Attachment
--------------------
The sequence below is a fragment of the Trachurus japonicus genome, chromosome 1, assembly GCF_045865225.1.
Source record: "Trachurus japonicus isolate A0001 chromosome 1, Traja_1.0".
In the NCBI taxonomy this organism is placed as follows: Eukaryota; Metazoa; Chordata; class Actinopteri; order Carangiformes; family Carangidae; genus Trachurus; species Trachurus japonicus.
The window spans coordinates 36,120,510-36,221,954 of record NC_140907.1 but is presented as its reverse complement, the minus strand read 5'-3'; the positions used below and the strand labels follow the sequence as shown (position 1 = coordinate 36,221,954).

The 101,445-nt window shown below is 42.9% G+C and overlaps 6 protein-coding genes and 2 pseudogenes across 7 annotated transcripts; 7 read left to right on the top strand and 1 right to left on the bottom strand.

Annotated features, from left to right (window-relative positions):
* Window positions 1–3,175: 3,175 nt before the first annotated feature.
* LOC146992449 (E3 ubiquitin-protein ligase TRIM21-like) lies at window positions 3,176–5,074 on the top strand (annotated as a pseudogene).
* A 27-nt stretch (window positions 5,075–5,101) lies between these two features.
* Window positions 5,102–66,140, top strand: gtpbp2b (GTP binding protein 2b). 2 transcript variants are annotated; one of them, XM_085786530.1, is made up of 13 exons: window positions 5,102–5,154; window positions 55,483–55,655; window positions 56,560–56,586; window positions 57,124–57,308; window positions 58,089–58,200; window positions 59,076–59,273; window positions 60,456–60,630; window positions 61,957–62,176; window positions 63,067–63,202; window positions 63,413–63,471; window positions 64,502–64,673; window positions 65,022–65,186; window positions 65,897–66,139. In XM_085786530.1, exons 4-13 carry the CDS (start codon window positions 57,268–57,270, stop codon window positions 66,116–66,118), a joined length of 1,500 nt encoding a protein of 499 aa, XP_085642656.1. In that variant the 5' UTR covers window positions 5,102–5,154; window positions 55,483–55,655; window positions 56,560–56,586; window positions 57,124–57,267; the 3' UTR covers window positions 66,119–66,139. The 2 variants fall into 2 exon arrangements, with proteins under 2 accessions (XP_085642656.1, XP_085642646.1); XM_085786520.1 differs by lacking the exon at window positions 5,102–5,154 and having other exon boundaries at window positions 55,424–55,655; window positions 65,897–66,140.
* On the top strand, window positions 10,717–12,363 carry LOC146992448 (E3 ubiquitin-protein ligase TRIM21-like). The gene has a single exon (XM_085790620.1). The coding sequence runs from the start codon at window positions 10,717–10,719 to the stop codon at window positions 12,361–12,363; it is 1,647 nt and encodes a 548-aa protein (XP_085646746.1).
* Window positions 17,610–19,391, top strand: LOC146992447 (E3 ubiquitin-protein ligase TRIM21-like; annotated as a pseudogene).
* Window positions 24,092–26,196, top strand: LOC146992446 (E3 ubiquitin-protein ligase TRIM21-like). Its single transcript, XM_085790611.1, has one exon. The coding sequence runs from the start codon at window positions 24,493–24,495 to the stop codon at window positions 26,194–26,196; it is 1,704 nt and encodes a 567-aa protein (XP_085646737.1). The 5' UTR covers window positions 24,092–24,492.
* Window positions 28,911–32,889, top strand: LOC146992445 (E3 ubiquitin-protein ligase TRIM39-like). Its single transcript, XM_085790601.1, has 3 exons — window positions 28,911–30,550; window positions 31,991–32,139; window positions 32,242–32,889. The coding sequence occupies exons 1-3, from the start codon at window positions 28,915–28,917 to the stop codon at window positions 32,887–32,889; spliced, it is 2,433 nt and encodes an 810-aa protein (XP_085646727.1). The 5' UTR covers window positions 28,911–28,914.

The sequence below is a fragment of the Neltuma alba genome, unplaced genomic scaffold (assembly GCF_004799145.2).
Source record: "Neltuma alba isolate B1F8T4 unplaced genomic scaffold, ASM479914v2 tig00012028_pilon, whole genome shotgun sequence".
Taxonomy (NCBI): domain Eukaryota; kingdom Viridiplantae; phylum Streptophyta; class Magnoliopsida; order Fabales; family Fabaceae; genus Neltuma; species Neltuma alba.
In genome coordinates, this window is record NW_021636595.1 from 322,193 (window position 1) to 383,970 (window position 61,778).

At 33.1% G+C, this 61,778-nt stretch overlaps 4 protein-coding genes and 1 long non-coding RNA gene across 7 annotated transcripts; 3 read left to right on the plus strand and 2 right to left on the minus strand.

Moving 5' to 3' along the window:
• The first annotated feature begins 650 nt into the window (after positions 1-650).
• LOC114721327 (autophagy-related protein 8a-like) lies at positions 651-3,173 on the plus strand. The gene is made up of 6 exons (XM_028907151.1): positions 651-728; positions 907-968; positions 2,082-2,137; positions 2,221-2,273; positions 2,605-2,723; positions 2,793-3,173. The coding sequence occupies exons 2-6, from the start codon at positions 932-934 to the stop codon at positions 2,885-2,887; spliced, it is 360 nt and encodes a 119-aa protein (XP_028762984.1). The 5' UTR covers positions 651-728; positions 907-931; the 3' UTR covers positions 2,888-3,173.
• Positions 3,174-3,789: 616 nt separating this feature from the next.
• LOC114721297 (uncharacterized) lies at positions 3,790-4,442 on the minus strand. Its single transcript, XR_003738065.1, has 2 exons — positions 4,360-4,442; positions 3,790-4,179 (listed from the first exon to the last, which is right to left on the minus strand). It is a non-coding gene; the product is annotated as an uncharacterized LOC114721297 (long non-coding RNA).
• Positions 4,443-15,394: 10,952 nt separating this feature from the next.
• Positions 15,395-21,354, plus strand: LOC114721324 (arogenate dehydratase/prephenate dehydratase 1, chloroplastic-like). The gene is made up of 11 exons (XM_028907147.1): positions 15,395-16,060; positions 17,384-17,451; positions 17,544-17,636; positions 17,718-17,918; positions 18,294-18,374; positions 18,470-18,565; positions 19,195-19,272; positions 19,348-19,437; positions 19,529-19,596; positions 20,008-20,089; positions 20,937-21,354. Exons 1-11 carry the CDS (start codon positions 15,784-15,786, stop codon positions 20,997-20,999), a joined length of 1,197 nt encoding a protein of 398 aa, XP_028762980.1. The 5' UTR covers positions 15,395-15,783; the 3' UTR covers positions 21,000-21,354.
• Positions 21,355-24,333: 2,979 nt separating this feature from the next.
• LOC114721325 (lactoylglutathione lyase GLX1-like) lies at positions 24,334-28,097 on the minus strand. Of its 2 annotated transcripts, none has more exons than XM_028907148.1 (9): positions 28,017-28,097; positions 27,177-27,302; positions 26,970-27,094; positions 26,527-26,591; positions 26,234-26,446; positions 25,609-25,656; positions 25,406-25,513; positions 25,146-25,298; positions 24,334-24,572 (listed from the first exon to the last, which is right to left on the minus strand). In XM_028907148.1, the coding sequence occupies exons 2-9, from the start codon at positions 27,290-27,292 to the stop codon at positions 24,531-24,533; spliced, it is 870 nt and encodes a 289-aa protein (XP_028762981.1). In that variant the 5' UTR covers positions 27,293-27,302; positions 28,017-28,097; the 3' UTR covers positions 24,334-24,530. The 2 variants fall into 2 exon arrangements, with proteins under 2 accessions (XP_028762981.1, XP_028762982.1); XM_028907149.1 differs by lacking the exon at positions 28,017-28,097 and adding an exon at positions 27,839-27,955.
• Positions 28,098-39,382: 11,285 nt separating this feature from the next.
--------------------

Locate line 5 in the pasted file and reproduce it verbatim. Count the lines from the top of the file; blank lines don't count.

The 101,445-nt window shown below is 42.9% G+C and overlaps 6 protein-coding genes and 2 pseudogenes across 7 annotated transcripts; 7 read left to right on the top strand and 1 right to left on the bottom strand.